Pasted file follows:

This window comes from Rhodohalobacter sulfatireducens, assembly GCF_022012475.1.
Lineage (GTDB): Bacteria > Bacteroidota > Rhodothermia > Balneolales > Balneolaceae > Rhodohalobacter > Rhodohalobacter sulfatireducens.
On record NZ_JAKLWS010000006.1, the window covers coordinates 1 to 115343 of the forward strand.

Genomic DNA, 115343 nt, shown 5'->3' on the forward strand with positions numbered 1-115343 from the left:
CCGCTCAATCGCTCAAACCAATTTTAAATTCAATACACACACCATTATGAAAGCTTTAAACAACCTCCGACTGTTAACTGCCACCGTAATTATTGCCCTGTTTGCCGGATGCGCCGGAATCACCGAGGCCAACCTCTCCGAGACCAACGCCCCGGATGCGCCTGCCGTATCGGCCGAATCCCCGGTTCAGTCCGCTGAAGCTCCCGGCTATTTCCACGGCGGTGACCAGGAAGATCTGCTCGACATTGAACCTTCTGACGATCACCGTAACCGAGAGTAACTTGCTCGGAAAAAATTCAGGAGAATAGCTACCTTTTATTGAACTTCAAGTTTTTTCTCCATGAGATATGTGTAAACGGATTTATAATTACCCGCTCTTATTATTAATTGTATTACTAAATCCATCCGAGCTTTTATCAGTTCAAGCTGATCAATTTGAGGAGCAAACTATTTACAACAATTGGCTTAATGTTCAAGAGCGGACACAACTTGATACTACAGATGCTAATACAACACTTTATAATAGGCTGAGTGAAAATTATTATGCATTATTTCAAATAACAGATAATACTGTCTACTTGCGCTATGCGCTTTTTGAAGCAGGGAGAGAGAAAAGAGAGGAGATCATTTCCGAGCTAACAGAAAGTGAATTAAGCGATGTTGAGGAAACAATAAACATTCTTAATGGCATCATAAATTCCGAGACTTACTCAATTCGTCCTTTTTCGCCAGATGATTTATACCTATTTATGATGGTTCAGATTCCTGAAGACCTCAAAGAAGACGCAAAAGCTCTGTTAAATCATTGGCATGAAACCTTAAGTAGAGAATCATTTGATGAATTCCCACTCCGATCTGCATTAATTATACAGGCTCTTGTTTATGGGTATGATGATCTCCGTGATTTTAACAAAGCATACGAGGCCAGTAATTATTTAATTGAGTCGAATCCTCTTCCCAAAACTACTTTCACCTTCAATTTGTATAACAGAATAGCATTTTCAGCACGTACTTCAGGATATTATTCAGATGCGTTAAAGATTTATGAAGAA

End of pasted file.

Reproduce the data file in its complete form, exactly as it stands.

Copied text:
This window comes from Rhodohalobacter sulfatireducens, assembly GCF_022012475.1.
Lineage (GTDB): Bacteria > Bacteroidota > Rhodothermia > Balneolales > Balneolaceae > Rhodohalobacter > Rhodohalobacter sulfatireducens.
On record NZ_JAKLWS010000006.1, the window covers coordinates 1 to 115343 of the forward strand.

Genomic DNA, 115343 nt, shown 5'->3' on the forward strand with positions numbered 1-115343 from the left:
CCGCTCAATCGCTCAAACCAATTTTAAATTCAATACACACACCATTATGAAAGCTTTAAACAACCTCCGACTGTTAACTGCCACCGTAATTATTGCCCTGTTTGCCGGATGCGCCGGAATCACCGAGGCCAACCTCTCCGAGACCAACGCCCCGGATGCGCCTGCCGTATCGGCCGAATCCCCGGTTCAGTCCGCTGAAGCTCCCGGCTATTTCCACGGCGGTGACCAGGAAGATCTGCTCGACATTGAACCTTCTGACGATCACCGTAACCGAGAGTAACTTGCTCGGAAAAAATTCAGGAGAATAGCTACCTTTTATTGAACTTCAAGTTTTTTCTCCATGAGATATGTGTAAACGGATTTATAATTACCCGCTCTTATTATTAATTGTATTACTAAATCCATCCGAGCTTTTATCAGTTCAAGCTGATCAATTTGAGGAGCAAACTATTTACAACAATTGGCTTAATGTTCAAGAGCGGACACAACTTGATACTACAGATGCTAATACAACACTTTATAATAGGCTGAGTGAAAATTATTATGCATTATTTCAAATAACAGATAATACTGTCTACTTGCGCTATGCGCTTTTTGAAGCAGGGAGAGAGAAAAGAGAGGAGATCATTTCCGAGCTAACAGAAAGTGAATTAAGCGATGTTGAGGAAACAATAAACATTCTTAATGGCATCATAAATTCCGAGACTTACTCAATTCGTCCTTTTTCGCCAGATGATTTATACCTATTTATGATGGTTCAGATTCCTGAAGACCTCAAAGAAGACGCAAAAGCTCTGTTAAATCATTGGCATGAAACCTTAAGTAGAGAATCATTTGATGAATTCCCACTCCGATCTGCATTAATTATACAGGCTCTTGTTTATGGGTATGATGATCTCCGTGATTTTAACAAAGCATACGAGGCCAGTAATTATTTAATTGAGTCGAATCCTCTTCCCAAAACTACTTTCACCTTCAATTTGTATAACAGAATAGCATTTTCAGCACGTACTTCAGGATATTATTCAGATGCGTTAAAGATTTATGAAGAA